Directing Traffic to Maximize the Use of Hybrid Chips

‘Behind the Builders:’ Senior Principal Engineer Rajshree Chabukswar explains how Intel Thread Director decides which cores on a computer chip work best for different workloads.

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Senior Principal Engineer Rajshree Chabukswar points to hospitals or Formula One race cars when explaining the technology she helped develop along with hardware architecture and operating system (OS) teams at Intel.

It’s called Intel® Thread Director, and it was unveiled during August’s Intel Architecture Day. It basically makes sure a new breed of “hybrid” computer chips assigns the right threads, or workloads, to the right types of processor cores.

She explains: Let’s say a player injures a leg in a soccer game and must go to the hospital. The hospital has two doctors available: a family practitioner and an orthopedic surgeon. The hospital administrator assigns the patient to the orthopedic specialist who knows more about sprains, broken bones or ligament damage – ensuring the patient gets optimal treatment.

“Thread Director is the same way as the hospital assignment system,” Chabukswar explains. “It looks at all these low-level stats to figure out which software thread will get the most benefit from Performance-cores and which ones are more suited for Efficient-cores.”

Intel’s newest hybrid architecture mixes Efficient-cores and Performance-cores. Alder Lake, Intel’s latest system-on-chip (SoC) for PCs, will be the first computer chip to use the combination of these cores and Intel Thread Director.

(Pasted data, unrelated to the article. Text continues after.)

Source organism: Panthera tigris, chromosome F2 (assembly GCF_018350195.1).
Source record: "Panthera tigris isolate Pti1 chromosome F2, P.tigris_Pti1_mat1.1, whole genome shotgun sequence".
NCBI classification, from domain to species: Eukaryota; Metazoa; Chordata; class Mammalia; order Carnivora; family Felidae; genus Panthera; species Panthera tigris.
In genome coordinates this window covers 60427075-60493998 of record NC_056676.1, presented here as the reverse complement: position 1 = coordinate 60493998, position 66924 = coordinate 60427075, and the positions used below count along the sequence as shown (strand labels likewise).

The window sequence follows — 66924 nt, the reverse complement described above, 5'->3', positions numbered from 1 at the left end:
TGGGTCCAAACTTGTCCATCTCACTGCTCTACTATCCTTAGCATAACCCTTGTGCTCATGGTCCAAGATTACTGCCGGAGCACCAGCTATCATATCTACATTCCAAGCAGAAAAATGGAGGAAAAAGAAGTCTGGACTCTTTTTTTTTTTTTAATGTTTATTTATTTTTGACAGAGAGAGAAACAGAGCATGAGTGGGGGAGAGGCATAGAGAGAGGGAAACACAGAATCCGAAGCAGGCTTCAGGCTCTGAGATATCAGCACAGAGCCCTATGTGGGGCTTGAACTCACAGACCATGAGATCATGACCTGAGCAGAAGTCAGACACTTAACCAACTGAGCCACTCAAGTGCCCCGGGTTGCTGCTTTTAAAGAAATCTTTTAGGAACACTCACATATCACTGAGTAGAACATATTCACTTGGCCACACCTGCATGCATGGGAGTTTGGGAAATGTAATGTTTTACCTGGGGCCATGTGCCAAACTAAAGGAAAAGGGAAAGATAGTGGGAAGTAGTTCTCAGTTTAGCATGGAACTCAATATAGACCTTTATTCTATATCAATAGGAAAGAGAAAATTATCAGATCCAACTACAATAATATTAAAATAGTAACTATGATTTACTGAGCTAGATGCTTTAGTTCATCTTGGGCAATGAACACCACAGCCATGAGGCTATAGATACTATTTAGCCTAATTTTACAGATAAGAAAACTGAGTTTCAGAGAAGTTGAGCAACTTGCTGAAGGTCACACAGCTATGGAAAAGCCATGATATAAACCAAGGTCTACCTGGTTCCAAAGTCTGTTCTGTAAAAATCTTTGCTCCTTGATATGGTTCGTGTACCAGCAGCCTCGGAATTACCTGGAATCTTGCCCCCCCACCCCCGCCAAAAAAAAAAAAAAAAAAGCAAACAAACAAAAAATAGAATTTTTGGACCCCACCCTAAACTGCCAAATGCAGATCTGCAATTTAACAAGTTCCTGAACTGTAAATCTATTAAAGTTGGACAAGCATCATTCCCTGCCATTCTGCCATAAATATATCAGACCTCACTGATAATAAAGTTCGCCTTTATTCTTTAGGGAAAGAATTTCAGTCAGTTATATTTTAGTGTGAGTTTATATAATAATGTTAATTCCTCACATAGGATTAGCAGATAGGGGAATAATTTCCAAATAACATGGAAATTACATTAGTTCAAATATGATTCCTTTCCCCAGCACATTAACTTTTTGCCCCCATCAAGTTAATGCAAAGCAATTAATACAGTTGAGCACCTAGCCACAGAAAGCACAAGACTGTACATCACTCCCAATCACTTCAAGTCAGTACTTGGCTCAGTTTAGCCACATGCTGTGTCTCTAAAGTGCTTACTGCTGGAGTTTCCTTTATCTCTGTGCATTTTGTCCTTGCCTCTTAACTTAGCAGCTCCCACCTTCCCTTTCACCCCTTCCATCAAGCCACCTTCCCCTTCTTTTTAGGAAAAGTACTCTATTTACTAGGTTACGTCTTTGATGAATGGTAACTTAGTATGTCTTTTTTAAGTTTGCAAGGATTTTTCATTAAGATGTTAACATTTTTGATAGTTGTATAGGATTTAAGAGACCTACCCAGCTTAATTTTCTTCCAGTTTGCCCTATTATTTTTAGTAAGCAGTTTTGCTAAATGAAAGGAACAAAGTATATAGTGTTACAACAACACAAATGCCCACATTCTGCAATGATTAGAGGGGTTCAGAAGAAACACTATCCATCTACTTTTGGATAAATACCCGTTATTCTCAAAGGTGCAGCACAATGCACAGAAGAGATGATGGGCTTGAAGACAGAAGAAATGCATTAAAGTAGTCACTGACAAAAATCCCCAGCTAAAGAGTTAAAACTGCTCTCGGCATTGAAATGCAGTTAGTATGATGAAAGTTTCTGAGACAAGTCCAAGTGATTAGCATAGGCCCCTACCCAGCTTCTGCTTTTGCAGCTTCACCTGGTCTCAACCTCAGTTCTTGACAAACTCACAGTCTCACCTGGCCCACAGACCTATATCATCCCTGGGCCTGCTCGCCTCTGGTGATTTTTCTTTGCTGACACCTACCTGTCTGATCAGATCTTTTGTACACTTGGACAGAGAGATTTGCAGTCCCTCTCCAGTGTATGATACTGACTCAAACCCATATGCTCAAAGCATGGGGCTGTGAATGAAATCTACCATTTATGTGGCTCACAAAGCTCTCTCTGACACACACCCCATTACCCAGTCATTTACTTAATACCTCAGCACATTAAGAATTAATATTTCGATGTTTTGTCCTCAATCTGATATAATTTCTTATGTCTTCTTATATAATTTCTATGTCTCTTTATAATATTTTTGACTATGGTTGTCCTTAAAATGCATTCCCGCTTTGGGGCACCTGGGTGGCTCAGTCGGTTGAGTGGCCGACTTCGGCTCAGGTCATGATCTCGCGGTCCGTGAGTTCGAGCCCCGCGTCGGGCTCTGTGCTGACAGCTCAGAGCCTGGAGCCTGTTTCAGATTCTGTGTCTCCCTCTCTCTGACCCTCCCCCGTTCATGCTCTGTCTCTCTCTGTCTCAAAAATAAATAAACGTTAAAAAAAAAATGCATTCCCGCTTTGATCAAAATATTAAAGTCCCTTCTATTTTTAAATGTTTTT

“With traditional operating systems, if you have 16 threads running and you have 16 cores, the OS doesn't know which thread would get more benefit and performance going to which cores,” says Chabukswar. “This is where Thread Director comes in. It adds that richness to make optimized scheduling recommendations. And it’s not software layers making the decision. It’s in the hardware, tracking run-time telemetry at nanosecond granularity and helping software make the right decisions.”

Hardware and Software Working Together

After receiving her master’s degree from Syracuse in computer engineering, Chabukswar, now a mother of 7-year-old twins, joined Intel 20 years ago. She was interested in optimizing software for customers, a role she has been in from the onset. Her team in Intel’s Client Computing Group “brings a different perspective to future cores and platforms” as they work with software partners to identify common performance, power and user experience bottlenecks.

In 2019, Chabukswar and Intel’s OS software teams traveled to Israel to work with the Alder Lake hardware architecture team to figure out Thread Director.

“While our team fixes immediate issues by targeted software optimizations,” she says, “we also collaborate with hardware teams and architects to feed software analysis back into future hardware design considerations.”